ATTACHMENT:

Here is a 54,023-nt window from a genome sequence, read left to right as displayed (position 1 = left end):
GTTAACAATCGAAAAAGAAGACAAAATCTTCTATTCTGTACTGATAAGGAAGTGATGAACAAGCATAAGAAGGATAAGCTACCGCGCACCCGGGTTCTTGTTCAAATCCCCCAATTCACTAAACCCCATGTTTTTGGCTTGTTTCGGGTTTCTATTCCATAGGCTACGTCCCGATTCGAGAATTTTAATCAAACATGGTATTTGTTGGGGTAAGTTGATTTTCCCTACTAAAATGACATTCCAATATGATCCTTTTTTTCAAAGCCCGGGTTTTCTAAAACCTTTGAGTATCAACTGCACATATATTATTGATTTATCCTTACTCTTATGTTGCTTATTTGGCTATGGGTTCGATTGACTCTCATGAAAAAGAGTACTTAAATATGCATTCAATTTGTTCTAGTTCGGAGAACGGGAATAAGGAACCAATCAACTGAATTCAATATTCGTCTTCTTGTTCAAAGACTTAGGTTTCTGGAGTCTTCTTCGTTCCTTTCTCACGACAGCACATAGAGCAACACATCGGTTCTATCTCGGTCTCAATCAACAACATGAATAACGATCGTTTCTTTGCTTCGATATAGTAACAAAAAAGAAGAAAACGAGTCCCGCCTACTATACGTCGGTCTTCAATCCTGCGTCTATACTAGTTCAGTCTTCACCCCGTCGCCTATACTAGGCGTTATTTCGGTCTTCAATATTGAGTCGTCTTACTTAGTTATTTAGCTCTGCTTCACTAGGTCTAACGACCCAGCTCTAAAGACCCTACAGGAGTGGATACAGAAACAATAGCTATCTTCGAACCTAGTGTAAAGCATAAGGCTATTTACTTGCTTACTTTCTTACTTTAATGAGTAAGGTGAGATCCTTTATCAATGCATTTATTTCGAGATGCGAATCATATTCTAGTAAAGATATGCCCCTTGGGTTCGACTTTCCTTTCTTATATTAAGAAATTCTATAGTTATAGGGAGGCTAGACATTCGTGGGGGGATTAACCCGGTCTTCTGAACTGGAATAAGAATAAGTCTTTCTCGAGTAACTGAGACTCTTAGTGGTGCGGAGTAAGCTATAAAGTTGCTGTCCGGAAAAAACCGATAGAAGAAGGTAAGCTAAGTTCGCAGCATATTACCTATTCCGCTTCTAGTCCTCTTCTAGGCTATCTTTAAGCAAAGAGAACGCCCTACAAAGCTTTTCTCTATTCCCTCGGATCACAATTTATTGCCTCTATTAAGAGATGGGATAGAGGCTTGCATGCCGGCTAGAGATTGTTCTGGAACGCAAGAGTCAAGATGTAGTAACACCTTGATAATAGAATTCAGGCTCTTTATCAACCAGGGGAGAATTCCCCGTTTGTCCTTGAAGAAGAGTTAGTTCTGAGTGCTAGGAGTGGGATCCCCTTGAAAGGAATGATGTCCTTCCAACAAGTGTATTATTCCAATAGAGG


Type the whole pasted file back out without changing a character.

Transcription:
Here is a 54,023-nt window from a genome sequence, read left to right as displayed (position 1 = left end):
GTTAACAATCGAAAAAGAAGACAAAATCTTCTATTCTGTACTGATAAGGAAGTGATGAACAAGCATAAGAAGGATAAGCTACCGCGCACCCGGGTTCTTGTTCAAATCCCCCAATTCACTAAACCCCATGTTTTTGGCTTGTTTCGGGTTTCTATTCCATAGGCTACGTCCCGATTCGAGAATTTTAATCAAACATGGTATTTGTTGGGGTAAGTTGATTTTCCCTACTAAAATGACATTCCAATATGATCCTTTTTTTCAAAGCCCGGGTTTTCTAAAACCTTTGAGTATCAACTGCACATATATTATTGATTTATCCTTACTCTTATGTTGCTTATTTGGCTATGGGTTCGATTGACTCTCATGAAAAAGAGTACTTAAATATGCATTCAATTTGTTCTAGTTCGGAGAACGGGAATAAGGAACCAATCAACTGAATTCAATATTCGTCTTCTTGTTCAAAGACTTAGGTTTCTGGAGTCTTCTTCGTTCCTTTCTCACGACAGCACATAGAGCAACACATCGGTTCTATCTCGGTCTCAATCAACAACATGAATAACGATCGTTTCTTTGCTTCGATATAGTAACAAAAAAGAAGAAAACGAGTCCCGCCTACTATACGTCGGTCTTCAATCCTGCGTCTATACTAGTTCAGTCTTCACCCCGTCGCCTATACTAGGCGTTATTTCGGTCTTCAATATTGAGTCGTCTTACTTAGTTATTTAGCTCTGCTTCACTAGGTCTAACGACCCAGCTCTAAAGACCCTACAGGAGTGGATACAGAAACAATAGCTATCTTCGAACCTAGTGTAAAGCATAAGGCTATTTACTTGCTTACTTTCTTACTTTAATGAGTAAGGTGAGATCCTTTATCAATGCATTTATTTCGAGATGCGAATCATATTCTAGTAAAGATATGCCCCTTGGGTTCGACTTTCCTTTCTTATATTAAGAAATTCTATAGTTATAGGGAGGCTAGACATTCGTGGGGGGATTAACCCGGTCTTCTGAACTGGAATAAGAATAAGTCTTTCTCGAGTAACTGAGACTCTTAGTGGTGCGGAGTAAGCTATAAAGTTGCTGTCCGGAAAAAACCGATAGAAGAAGGTAAGCTAAGTTCGCAGCATATTACCTATTCCGCTTCTAGTCCTCTTCTAGGCTATCTTTAAGCAAAGAGAACGCCCTACAAAGCTTTTCTCTATTCCCTCGGATCACAATTTATTGCCTCTATTAAGAGATGGGATAGAGGCTTGCATGCCGGCTAGAGATTGTTCTGGAACGCAAGAGTCAAGATGTAGTAACACCTTGATAATAGAATTCAGGCTCTTTATCAACCAGGGGAGAATTCCCCGTTTGTCCTTGAAGAAGAGTTAGTTCTGAGTGCTAGGAGTGGGATCCCCTTGAAAGGAATGATGTCCTTCCAACAAGTGTATTATTCCAATAGAGG